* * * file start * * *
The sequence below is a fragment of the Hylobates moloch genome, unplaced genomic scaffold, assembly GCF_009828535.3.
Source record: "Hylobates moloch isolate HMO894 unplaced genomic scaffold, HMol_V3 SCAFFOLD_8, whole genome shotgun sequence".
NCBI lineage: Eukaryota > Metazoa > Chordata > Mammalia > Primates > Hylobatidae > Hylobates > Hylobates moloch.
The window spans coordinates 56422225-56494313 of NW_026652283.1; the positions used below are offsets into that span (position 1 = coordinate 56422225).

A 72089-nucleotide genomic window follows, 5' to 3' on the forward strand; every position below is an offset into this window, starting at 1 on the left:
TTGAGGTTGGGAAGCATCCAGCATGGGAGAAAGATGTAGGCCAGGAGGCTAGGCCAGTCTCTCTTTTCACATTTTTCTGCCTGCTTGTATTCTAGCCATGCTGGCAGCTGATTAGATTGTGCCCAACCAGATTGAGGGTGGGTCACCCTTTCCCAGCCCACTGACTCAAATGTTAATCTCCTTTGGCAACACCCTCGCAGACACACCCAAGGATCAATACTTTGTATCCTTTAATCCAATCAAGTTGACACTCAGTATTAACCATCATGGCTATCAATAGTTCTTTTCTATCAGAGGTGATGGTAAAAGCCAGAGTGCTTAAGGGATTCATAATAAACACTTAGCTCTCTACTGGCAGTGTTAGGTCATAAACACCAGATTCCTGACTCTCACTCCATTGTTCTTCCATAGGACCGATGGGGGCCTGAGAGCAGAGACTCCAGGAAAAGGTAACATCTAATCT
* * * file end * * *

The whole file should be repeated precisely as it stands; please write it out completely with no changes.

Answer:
The sequence below is a fragment of the Hylobates moloch genome, unplaced genomic scaffold, assembly GCF_009828535.3.
Source record: "Hylobates moloch isolate HMO894 unplaced genomic scaffold, HMol_V3 SCAFFOLD_8, whole genome shotgun sequence".
NCBI lineage: Eukaryota > Metazoa > Chordata > Mammalia > Primates > Hylobatidae > Hylobates > Hylobates moloch.
The window spans coordinates 56422225-56494313 of NW_026652283.1; the positions used below are offsets into that span (position 1 = coordinate 56422225).

A 72089-nucleotide genomic window follows, 5' to 3' on the forward strand; every position below is an offset into this window, starting at 1 on the left:
TTGAGGTTGGGAAGCATCCAGCATGGGAGAAAGATGTAGGCCAGGAGGCTAGGCCAGTCTCTCTTTTCACATTTTTCTGCCTGCTTGTATTCTAGCCATGCTGGCAGCTGATTAGATTGTGCCCAACCAGATTGAGGGTGGGTCACCCTTTCCCAGCCCACTGACTCAAATGTTAATCTCCTTTGGCAACACCCTCGCAGACACACCCAAGGATCAATACTTTGTATCCTTTAATCCAATCAAGTTGACACTCAGTATTAACCATCATGGCTATCAATAGTTCTTTTCTATCAGAGGTGATGGTAAAAGCCAGAGTGCTTAAGGGATTCATAATAAACACTTAGCTCTCTACTGGCAGTGTTAGGTCATAAACACCAGATTCCTGACTCTCACTCCATTGTTCTTCCATAGGACCGATGGGGGCCTGAGAGCAGAGACTCCAGGAAAAGGTAACATCTAATCT